Collagen is the most abundant protein in the body. It’s the scaffolding that holds your body together. Collagen is actually three strands of repeating amino acids wrapped around each other that create the shape and support for tissues and provides a scaffold for cell growth and movement.17 Collagen is so strong that even its smallest building blocks, called tropocollagen, are five to ten times stronger than steel.18
Collagen is found in your muscles, tendons, ligaments, skin, blood vessels, teeth, and even in the cornea and vitreous (a gelatinous substance) of your eye.19 It provides all these tissues with structure, strength, and flexibility, and is critical for skin, bone, and joint health.20
We all marvel over the fresh, plump skin of a newborn, and their flawless faces, without a single wrinkle. Pinch a baby’s cheeks and their skin snaps right back into place. That’s due to their skin’s high amounts of healthy collagen. Collagen composes about 80% of your skin.
When you look in the mirror, if your skin is getting looser, has more wrinkles, or is sagging a bit and looking dry, this is likely because you’re losing collagen. Skin health is considered one of the clues to overall “well-being”. We can’t see our internal organs aging, but skin offers us the first obvious signs of the mark of time. And what you see in the skin may also be happening in the bone. Both normal aging and chronic stress reduce collagen production.
Collagen improves skin elasticity and moisture. In one randomized, placebo-controlled study of 69 women who were between thirty-five and fifty-five years of old, supplementing with collagen for 8 weeks led to a significant improvement in skin elasticity.21 In another study, supplementing with hydrolyzed collagen improved skin hydration.22
A review of over sixty scientific studies on collagen in people with joint pain, osteoarthritis, osteoporosis, and skin aging found that taking collagen peptides promotes healthy tissue regeneration, collagen synthesis and supports healthy joints, bone density, and skin.23
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1 Leider M. On the weight of the skin. J Invest Dermatol. 1949;12(3):187-191.
2 Roberts D, Marks R. The determination of regional and age variations in the rate of desquamation: a comparison of four techniques. J Invest Dermatol. 1980;74(1):13-16.
3 Navarro-Lopez V, Nunez-Delegido E, Ruzafa-Costas B, Sanchez-Pellicer P, Aguera-Santos J, Navarro-Moratalla L. Probiotics in the Therapeutic Arsenal of Dermatologists. Microorganisms. 2021;9(7).
4 Groeger D, O’Mahony L, Murphy EF, et al. Bifidobacterium infantis 35624 modulates host inflammatory processes beyond the gut. Gut Microbes. 2013;4(4):325-339.
5 Puch F, Samson-Villeger S, Guyonnet D, Blachon JL, Rawlings AV, Lassel T. Consumption of functional fermented milk containing borage oil, green tea and vitamin E enhances skin barrier function. Exp Dermatol. 2008;17(8):668-674.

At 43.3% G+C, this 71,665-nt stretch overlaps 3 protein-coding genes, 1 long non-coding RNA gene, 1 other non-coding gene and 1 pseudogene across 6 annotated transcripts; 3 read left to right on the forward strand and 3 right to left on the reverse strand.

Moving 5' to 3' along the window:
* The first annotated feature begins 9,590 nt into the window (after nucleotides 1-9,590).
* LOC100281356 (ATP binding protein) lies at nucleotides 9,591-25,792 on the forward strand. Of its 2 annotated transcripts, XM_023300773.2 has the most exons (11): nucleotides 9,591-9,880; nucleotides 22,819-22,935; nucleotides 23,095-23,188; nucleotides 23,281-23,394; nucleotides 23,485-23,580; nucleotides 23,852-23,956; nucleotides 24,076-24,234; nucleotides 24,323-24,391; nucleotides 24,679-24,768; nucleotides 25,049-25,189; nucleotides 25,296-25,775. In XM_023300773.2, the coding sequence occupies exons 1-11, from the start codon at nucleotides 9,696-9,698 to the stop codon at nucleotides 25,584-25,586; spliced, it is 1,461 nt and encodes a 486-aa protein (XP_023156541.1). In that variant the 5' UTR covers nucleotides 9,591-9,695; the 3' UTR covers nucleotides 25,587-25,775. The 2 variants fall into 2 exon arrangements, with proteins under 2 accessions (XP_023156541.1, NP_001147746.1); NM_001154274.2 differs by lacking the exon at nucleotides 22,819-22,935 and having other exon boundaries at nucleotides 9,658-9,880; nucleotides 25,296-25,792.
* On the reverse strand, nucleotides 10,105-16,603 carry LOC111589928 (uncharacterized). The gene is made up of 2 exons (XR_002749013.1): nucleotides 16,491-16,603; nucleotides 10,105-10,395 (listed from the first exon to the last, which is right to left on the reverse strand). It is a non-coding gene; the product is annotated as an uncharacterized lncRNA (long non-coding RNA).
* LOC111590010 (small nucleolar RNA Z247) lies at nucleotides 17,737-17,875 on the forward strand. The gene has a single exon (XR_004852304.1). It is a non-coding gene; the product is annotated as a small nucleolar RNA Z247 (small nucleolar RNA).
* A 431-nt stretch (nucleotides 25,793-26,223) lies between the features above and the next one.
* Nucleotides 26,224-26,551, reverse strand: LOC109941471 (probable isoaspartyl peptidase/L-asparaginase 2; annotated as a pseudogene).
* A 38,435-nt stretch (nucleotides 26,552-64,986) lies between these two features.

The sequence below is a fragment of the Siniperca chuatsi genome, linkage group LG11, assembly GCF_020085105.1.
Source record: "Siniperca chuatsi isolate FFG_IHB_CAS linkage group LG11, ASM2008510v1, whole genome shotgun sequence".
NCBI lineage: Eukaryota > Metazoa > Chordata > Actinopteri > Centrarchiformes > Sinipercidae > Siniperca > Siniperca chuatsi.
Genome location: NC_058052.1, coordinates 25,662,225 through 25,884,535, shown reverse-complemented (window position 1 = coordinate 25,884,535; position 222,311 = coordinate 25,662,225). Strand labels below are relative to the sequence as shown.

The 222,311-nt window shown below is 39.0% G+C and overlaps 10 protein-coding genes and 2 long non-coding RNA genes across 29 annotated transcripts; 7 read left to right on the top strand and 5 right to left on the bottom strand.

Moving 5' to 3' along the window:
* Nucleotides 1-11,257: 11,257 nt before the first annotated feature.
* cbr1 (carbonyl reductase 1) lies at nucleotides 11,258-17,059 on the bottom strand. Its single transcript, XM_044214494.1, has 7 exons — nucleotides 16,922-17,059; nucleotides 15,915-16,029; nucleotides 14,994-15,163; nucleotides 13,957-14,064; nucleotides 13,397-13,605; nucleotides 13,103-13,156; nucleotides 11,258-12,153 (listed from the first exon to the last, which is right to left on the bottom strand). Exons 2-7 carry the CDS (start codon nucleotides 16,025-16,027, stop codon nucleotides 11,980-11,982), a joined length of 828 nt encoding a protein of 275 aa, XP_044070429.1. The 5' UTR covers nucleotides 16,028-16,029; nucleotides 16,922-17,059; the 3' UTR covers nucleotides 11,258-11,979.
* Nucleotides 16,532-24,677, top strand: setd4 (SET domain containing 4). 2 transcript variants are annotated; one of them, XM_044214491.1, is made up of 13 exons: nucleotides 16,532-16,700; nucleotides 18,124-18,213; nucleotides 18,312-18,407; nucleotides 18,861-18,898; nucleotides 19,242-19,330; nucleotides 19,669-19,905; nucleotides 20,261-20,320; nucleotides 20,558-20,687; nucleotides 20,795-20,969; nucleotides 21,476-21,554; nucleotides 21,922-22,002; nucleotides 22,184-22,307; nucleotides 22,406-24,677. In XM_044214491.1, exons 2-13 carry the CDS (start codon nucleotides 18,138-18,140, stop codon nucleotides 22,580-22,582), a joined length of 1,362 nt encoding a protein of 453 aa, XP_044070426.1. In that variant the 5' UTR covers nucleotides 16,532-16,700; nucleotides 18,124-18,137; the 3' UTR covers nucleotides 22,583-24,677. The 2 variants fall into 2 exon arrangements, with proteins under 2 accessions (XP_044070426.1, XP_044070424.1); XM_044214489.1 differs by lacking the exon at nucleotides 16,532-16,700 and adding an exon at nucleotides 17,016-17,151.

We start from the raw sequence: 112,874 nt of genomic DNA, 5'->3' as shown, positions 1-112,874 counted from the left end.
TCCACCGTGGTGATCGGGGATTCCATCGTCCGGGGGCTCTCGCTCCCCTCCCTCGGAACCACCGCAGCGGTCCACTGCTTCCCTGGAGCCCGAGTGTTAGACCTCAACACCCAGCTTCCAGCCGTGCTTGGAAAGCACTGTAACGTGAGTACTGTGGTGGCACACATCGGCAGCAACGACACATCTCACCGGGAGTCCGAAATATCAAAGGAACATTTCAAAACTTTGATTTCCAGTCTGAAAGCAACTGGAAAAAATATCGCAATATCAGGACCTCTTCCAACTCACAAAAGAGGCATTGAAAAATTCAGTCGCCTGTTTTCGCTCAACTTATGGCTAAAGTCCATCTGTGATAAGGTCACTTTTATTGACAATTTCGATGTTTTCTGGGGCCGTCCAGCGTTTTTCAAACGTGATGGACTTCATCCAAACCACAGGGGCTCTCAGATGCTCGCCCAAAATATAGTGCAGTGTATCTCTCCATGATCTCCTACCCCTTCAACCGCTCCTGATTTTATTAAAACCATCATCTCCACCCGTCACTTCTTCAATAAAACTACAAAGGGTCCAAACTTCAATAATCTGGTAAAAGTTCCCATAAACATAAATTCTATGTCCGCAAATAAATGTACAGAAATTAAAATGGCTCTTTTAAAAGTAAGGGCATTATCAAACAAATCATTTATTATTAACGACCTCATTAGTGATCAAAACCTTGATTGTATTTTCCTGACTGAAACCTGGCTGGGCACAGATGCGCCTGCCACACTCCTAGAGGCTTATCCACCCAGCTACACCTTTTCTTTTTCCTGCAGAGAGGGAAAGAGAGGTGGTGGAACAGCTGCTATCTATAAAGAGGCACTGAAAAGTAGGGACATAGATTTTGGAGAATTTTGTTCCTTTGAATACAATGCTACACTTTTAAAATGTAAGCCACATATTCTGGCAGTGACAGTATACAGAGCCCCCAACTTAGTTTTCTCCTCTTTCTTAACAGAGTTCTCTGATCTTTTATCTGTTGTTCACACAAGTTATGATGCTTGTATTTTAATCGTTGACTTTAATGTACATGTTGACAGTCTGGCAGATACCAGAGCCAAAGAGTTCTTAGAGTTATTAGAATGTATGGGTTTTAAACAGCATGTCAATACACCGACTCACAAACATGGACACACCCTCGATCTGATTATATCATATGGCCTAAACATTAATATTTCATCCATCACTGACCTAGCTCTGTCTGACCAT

6 Lynn DD, Umari T, Dunnick CA, Dellavalle RP. The epidemiology of acne vulgaris in late adolescence. Adolesc Health Med Ther. 2016;7:13-25.
7 Tuchayi SM, Makrantonaki E, Ganceviciene R, Dessinioti C, Feldman SR, Zouboulis CC. Acne vulgaris. Nature Reviews Disease Primers. 2015;1(1):15029.
8 Jung GW, Tse JE, Guiha I, Rao J. Prospective, randomized, open-label trial comparing the safety, efficacy, and tolerability of an acne treatment regimen with and without a probiotic supplement and minocycline in subjects with mild to moderate acne. J Cutan Med Surg. 2013;17(2):114-122.
9 Fabbrocini G, Bertona M, Picazo Ó, Pareja-Galeano H, Monfrecola G, Emanuele E. Supplementation with Lactobacillus rhamnosus SP1 normalises skin expression of genes implicated in insulin signalling and improves adult acne. Benef Microbes. 2016;7(5):625-630.
10 Kim J, Ko Y, Park YK, Kim NI, Ha WK, Cho Y. Dietary effect of lactoferrin-enriched fermented milk on skin surface lipid and clinical improvement of acne vulgaris. Nutrition. 2010;26(9):902-909.
11 Navarro-López V, Ramírez-Boscá A, Ramón-Vidal D, et al. Effect of Oral Administration of a Mixture of Probiotic Strains on SCORAD Index and Use of Topical Steroids in Young Patients With Moderate Atopic Dermatitis: A Randomized Clinical Trial. JAMA Dermatol. 2018;154(1):37-43.
12 Drago L, Iemoli E, Rodighiero V, Nicola L, De Vecchi E, Piconi S. Effects of Lactobacillus salivarius LS01 (DSM 22775) treatment on adult atopic dermatitis: a randomized placebo-controlled study. Int J Immunopathol Pharmacol. 2011;24(4):1037-1048.
13 Farid R, Ahanchian H, Jabbari F, Moghiman T. Effect of a new synbiotic mixture on atopic dermatitis in children: a randomized-controlled trial. Iran J Pediatr. 2011;21(2):225-230.
14 Iemoli E, Trabattoni D, Parisotto S, et al. Probiotics reduce gut microbial translocation and improve adult atopic dermatitis. J Clin Gastroenterol. 2012;46 Suppl:S33-40.
15 Yeşilova Y, Çalka Ö, Akdeniz N, Berktaş M. Effect of probiotics on the treatment of children with atopic dermatitis. Ann Dermatol. 2012;24(2):189-193.
16 Navarro-Lopez V, Martinez-Andres A, Ramirez-Bosca A, et al. Efficacy and Safety of Oral Administration of a Mixture of Probiotic Strains in Patients with Psoriasis: A Randomized Controlled Clinical Trial. Acta Derm Venereol. 2019;99(12):1078-1084.
17 Burla F, Dussi S, Martinez-Torres C, Tauber J, van der Gucht J, Koenderink GH. Connectivity and plasticity determine collagen network fracture. Proc Natl Acad Sci U S A. 2020;117(15):8326-8334.
18 Buehler MJ. Nature designs tough collagen: explaining the nanostructure of collagen fibrils. Proc Natl Acad Sci U S A. 2006;103(33):12285-12290.
19 Lodish H, Berk A, Zipursky S. Section 22.3, Collagen: The Fibrous Proteins of the Matrix. In: Molecular Cell Biology. 4th edition. New York: W. H. Freeman; 2000.
20 Moskowitz RW. Role of collagen hydrolysate in bone and joint disease. Semin Arthritis Rheum. 2000;30(2):87-99.
21 Proksch E, Segger D, Degwert J, Schunck M, Zague V, Oesser S. Oral supplementation of specific collagen peptides has beneficial effects on human skin physiology: a double-blind, placebo-controlled study. Skin Pharmacol Physiol. 2014;27(1):47-55.
22 Inoue N, Sugihara F, Wang X. Ingestion of bioactive collagen hydrolysates enhance facial skin moisture and elasticity and reduce facial ageing signs in a randomised double-blind placebo-controlled clinical study. J Sci Food Agric. 2016;96(12):4077-4081.
23 Figueres Juher T, Basés Pérez E. [An overview of the beneficial effects of hydrolysed collagen intake on joint and bone health and on skin ageing]. Nutr Hosp. 2015;32 Suppl 1:62-66.